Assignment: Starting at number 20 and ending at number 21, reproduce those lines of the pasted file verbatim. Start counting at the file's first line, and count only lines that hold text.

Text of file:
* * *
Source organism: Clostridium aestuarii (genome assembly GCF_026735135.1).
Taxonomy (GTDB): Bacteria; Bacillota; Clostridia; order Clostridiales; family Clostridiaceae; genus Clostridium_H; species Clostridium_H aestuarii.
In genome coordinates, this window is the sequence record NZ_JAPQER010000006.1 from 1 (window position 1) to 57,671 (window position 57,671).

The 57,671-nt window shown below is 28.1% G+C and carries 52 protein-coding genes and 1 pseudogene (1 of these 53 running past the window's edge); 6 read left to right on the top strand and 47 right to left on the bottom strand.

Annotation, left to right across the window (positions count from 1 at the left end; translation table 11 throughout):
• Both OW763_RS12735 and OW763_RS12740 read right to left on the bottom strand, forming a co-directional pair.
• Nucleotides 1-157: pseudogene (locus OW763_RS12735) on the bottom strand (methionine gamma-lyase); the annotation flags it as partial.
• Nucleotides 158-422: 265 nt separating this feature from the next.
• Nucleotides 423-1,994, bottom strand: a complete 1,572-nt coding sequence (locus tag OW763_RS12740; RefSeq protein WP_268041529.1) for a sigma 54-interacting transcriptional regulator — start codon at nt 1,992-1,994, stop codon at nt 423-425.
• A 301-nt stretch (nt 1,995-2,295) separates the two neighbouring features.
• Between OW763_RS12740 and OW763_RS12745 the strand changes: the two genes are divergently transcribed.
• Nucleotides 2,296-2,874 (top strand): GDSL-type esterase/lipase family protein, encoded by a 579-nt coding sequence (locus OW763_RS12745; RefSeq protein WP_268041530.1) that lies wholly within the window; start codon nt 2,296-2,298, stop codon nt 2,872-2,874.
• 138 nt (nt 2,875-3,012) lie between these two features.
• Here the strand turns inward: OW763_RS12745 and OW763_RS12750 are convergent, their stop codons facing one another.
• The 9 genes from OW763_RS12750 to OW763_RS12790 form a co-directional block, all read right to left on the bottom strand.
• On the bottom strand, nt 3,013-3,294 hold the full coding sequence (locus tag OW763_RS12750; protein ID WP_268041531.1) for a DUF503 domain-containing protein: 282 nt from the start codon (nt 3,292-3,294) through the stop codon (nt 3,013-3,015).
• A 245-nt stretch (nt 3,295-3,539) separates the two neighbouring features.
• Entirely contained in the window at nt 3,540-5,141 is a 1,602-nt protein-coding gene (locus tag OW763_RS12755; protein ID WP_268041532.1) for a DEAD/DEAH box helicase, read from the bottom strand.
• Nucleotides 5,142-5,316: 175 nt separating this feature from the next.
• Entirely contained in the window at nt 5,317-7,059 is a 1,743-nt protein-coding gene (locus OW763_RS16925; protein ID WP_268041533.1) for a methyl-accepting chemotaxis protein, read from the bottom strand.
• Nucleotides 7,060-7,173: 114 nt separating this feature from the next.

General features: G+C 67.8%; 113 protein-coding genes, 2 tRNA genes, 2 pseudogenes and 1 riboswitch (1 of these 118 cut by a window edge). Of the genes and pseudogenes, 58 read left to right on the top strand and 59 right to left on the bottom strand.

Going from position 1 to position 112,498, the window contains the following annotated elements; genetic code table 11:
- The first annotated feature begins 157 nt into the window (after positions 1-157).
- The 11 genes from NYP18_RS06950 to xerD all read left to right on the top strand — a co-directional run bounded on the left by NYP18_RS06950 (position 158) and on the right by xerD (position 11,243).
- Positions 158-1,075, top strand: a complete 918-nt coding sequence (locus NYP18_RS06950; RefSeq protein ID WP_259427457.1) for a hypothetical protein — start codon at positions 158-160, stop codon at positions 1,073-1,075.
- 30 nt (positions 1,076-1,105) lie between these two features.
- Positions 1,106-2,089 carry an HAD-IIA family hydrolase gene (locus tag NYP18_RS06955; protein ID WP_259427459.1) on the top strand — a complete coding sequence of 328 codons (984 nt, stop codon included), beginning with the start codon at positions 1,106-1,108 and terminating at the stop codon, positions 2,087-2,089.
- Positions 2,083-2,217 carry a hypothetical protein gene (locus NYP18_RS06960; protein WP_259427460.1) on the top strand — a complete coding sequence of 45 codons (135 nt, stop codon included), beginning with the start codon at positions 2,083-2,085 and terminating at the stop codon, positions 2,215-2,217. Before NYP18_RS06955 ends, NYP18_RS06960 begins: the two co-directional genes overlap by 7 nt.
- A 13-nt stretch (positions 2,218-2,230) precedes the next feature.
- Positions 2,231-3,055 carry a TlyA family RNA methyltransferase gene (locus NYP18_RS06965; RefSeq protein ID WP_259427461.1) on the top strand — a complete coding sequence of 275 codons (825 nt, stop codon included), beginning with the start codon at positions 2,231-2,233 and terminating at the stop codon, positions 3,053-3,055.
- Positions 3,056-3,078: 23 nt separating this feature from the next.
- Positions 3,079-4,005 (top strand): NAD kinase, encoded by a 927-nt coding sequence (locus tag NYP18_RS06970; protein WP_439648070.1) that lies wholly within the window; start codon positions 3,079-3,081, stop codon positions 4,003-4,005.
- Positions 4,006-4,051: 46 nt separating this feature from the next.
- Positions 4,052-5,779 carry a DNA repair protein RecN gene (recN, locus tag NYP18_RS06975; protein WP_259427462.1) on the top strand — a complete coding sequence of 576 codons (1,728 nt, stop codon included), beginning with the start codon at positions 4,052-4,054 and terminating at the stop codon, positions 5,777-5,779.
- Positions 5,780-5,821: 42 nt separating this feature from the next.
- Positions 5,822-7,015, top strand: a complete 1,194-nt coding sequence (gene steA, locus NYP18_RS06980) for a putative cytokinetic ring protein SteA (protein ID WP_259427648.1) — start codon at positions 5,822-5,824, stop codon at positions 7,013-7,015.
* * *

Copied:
• Entirely contained in the window at nt 5,317-7,059 is a 1,743-nt protein-coding gene (locus OW763_RS16925; protein ID WP_268041533.1) for a methyl-accepting chemotaxis protein, read from the bottom strand.
• Nucleotides 7,060-7,173: 114 nt separating this feature from the next.